Many retailers also have customer loyalty programs that can pay off, too. For instance, with Regal Cinema's Crown Club, you earn credits for each dollar spent on admission, to go toward free popcorn, drinks and movie tickets.
Free Cultural Exhibits
You can visit many museums, galleries and other attractions nationwide for free, on special discount days, or during certain hours. The Metropolitan Museum of Art in New York, for example, offers free admission every Friday night from 4 p.m. to 8 p.m. And you can visit the San Francisco zoo for free every first Wednesday of the month.
Some top-notch attractions are free every day of the year, such as Chicago's Lincoln Park Zoo, the Baltimore Museum of Art and the Getty Center in Los Angeles. And many college campuses host free concerts and student art exhibits.
Free Public Transportation
With the price of gas sky high, it's refreshing to find some U.S. cities offering up free bus, train and ferry rides, including Island County, Wash., Cache Valley, Utah, Clemson, S.C., and Chapel Hill, N.C.
Some larger metro areas provide free rides around their downtown areas, such as Denver, Colo., Portland, Ore., Miami, Fla., Seattle, Wash., and Pittsburgh, Pa. And across the entire state of Illinois, card-carrying riders age 65 and older get a free lift on public transit.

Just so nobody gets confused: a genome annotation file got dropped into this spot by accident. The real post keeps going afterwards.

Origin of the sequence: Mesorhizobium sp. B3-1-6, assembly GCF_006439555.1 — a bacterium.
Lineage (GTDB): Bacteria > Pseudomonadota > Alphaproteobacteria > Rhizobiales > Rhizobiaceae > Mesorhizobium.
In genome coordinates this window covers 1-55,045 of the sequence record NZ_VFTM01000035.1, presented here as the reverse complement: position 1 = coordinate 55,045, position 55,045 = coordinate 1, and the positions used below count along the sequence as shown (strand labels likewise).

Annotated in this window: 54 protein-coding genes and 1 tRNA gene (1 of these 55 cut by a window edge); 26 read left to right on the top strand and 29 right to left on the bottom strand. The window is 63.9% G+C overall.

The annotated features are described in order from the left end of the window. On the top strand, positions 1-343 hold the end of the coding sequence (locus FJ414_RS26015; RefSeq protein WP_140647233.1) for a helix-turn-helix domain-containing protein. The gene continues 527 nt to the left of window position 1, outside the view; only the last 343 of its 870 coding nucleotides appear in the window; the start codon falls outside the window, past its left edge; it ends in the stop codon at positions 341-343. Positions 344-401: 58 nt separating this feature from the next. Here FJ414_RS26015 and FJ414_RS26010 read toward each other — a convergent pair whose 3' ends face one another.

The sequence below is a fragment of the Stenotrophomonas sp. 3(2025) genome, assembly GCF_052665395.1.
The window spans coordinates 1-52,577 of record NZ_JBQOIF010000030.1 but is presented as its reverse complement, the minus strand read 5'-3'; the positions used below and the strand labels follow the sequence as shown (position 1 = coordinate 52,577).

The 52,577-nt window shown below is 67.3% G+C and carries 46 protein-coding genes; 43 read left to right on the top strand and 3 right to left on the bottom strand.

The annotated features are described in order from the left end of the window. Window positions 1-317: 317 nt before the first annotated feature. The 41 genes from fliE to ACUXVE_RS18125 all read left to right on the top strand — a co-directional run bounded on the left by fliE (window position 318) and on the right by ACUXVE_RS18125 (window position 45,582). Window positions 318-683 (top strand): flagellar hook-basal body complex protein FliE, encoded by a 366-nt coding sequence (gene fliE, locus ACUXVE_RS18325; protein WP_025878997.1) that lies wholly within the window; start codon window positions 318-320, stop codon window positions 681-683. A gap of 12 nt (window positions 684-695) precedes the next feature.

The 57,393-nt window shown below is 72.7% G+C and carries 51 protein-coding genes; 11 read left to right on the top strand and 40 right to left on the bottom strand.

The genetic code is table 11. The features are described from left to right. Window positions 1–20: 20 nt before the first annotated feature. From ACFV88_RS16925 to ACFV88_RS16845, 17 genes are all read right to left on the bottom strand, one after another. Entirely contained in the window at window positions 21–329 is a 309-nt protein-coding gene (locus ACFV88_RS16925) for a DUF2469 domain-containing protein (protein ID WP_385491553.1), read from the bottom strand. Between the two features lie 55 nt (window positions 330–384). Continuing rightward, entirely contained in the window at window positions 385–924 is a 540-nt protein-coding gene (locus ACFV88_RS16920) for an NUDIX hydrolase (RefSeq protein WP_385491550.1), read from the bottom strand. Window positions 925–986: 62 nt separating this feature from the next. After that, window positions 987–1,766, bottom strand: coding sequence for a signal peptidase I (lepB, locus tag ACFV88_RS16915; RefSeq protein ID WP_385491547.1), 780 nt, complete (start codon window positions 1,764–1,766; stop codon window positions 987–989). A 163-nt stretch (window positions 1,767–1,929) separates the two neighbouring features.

Not sure what's for dinner? The Web is your oyster. Allrecipes.com and Epicurious.com are perennial cook favorites. Together, they boast more then 100,000 recipes.
You can search by ingredients, meal or occasion, read user reviews, watch cooking demonstration videos and even save your favorite meals in virtual recipe boxes. Who needs to spend money on cookbooks?
Free Internet & Email
Even after you've upgraded to broadband Internet, it's a good idea to have a back-up dial-up service on your computer for when the cable goes out or your DSL acts up. NetZero, for example, still offers a free version of its software -- ten free hours per month.
Plus, set up a free e-mail account with Gmail, Hotmail or Yahoo. Sure, your Internet service provider will give you an address, but it’s nice to have the freedom to change ISPs without worrying about alerting all your contacts about an e-mail address change.
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Free Money for Grad School
A year of graduate school costs, on average, anywhere from $17,000 for a master's degree at a public university to more than $56,000 at a private dental school. But free money abounds, from grants and scholarships to assistantships and fellowships.
Free Phone Calls
Save on your long-distance bill and chat via computer with free software from Skype.com (no tin cans necessary). You won't pay a dime for any call to another Skype user. You can call non-users' landlines, too, for about $3 a month.
Free Financial Advice
Not to toot our own horn (okay, maybe just a little), but Kiplinger.com is a treasure trove of free financial advice. Our tools and calculators will help you get on the right financial track. Our expert columnists will answer your personal questions, including general financial answers from Kim Lankford, family and kid topics from Janet Bodnar and big-picture financial planning from our Portfolio Doctor, Jeff Kosnett.